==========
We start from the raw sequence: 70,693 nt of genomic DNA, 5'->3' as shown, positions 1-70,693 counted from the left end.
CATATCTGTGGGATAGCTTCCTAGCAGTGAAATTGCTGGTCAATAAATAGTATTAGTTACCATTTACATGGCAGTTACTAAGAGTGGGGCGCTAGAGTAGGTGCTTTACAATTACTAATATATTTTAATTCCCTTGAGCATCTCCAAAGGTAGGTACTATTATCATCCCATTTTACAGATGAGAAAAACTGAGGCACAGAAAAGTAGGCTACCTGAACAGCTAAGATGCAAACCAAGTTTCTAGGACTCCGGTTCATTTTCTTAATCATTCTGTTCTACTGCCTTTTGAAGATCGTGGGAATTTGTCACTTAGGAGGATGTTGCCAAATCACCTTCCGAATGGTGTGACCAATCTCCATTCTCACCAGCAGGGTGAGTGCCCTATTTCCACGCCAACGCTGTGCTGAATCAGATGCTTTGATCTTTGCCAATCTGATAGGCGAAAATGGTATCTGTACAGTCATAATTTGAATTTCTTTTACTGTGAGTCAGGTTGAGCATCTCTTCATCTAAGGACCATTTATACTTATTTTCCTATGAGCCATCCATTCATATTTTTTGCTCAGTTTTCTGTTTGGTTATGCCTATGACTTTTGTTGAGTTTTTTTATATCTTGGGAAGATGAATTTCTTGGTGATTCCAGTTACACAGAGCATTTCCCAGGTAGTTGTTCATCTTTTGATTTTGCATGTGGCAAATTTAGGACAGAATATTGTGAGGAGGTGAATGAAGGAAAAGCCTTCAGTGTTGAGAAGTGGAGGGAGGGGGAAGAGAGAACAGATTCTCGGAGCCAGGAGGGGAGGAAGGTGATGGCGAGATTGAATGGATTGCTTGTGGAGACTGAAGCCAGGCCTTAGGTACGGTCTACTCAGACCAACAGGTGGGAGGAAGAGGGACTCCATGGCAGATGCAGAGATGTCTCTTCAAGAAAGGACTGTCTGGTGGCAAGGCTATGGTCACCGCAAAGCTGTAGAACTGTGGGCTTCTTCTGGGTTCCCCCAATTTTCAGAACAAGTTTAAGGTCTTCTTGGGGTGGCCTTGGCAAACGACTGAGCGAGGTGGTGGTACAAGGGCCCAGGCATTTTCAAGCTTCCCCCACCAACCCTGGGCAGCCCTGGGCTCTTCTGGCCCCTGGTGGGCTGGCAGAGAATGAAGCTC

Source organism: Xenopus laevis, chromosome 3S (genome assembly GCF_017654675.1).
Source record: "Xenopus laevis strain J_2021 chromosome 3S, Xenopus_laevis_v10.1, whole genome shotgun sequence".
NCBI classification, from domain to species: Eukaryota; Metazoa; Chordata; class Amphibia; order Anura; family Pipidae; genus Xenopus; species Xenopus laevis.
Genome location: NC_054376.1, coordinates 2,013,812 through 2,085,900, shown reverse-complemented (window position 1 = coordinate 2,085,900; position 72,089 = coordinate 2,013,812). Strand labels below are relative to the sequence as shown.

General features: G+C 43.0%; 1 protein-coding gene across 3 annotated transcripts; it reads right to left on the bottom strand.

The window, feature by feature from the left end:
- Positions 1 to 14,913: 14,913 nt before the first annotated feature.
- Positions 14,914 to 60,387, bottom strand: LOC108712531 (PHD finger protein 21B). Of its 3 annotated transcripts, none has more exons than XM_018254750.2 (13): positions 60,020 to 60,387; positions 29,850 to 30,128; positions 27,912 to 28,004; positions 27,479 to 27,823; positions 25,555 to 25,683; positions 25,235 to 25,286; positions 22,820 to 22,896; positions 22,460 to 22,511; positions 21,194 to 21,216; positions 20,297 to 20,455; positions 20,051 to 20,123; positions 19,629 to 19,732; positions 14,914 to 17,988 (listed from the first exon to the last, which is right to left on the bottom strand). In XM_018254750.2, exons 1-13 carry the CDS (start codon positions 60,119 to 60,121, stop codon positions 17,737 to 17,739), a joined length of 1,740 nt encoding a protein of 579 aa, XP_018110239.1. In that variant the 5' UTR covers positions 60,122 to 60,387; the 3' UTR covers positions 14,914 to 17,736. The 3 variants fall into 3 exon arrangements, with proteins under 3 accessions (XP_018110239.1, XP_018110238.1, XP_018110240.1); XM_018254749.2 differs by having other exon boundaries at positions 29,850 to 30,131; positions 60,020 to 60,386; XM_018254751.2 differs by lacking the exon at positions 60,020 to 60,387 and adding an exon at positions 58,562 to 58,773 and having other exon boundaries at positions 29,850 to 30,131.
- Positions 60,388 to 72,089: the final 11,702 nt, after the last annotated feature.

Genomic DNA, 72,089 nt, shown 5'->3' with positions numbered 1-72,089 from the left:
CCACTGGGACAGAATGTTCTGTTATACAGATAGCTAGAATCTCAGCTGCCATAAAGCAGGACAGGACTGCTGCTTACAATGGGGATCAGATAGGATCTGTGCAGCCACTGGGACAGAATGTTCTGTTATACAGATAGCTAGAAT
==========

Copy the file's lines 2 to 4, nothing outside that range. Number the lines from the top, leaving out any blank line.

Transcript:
CATATCTGTGGGATAGCTTCCTAGCAGTGAAATTGCTGGTCAATAAATAGTATTAGTTACCATTTACATGGCAGTTACTAAGAGTGGGGCGCTAGAGTAGGTGCTTTACAATTACTAATATATTTTAATTCCCTTGAGCATCTCCAAAGGTAGGTACTATTATCATCCCATTTTACAGATGAGAAAAACTGAGGCACAGAAAAGTAGGCTACCTGAACAGCTAAGATGCAAACCAAGTTTCTAGGACTCCGGTTCATTTTCTTAATCATTCTGTTCTACTGCCTTTTGAAGATCGTGGGAATTTGTCACTTAGGAGGATGTTGCCAAATCACCTTCCGAATGGTGTGACCAATCTCCATTCTCACCAGCAGGGTGAGTGCCCTATTTCCACGCCAACGCTGTGCTGAATCAGATGCTTTGATCTTTGCCAATCTGATAGGCGAAAATGGTATCTGTACAGTCATAATTTGAATTTCTTTTACTGTGAGTCAGGTTGAGCATCTCTTCATCTAAGGACCATTTATACTTATTTTCCTATGAGCCATCCATTCATATTTTTTGCTCAGTTTTCTGTTTGGTTATGCCTATGACTTTTGTTGAGTTTTTTTATATCTTGGGAAGATGAATTTCTTGGTGATTCCAGTTACACAGAGCATTTCCCAGGTAGTTGTTCATCTTTTGATTTTGCATGTGGCAAATTTAGGACAGAATATTGTGAGGAGGTGAATGAAGGAAAAGCCTTCAGTGTTGAGAAGTGGAGGGAGGGGGAAGAGAGAACAGATTCTCGGAGCCAGGAGGGGAGGAAGGTGATGGCGAGATTGAATGGATTGCTTGTGGAGACTGAAGCCAGGCCTTAGGTACGGTCTACTCAGACCAACAGGTGGGAGGAAGAGGGACTCCATGGCAGATGCAGAGATGTCTCTTCAAGAAAGGACTGTCTGGTGGCAAGGCTATGGTCACCGCAAAGCTGTAGAACTGTGGGCTTCTTCTGGGTTCCCCCAATTTTCAGAACAAGTTTAAGGTCTTCTTGGGGTGGCCTTGGCAAACGACTGAGCGAGGTGGTGGTACAAGGGCCCAGGCATTTTCAAGCTTCCCCCACCAACCCTGGGCAGCCCTGGGCTCTTCTGGCCCCTGGTGGGCTGGCAGAGAATGAAGCTC

Source organism: Xenopus laevis, chromosome 3S (genome assembly GCF_017654675.1).
Source record: "Xenopus laevis strain J_2021 chromosome 3S, Xenopus_laevis_v10.1, whole genome shotgun sequence".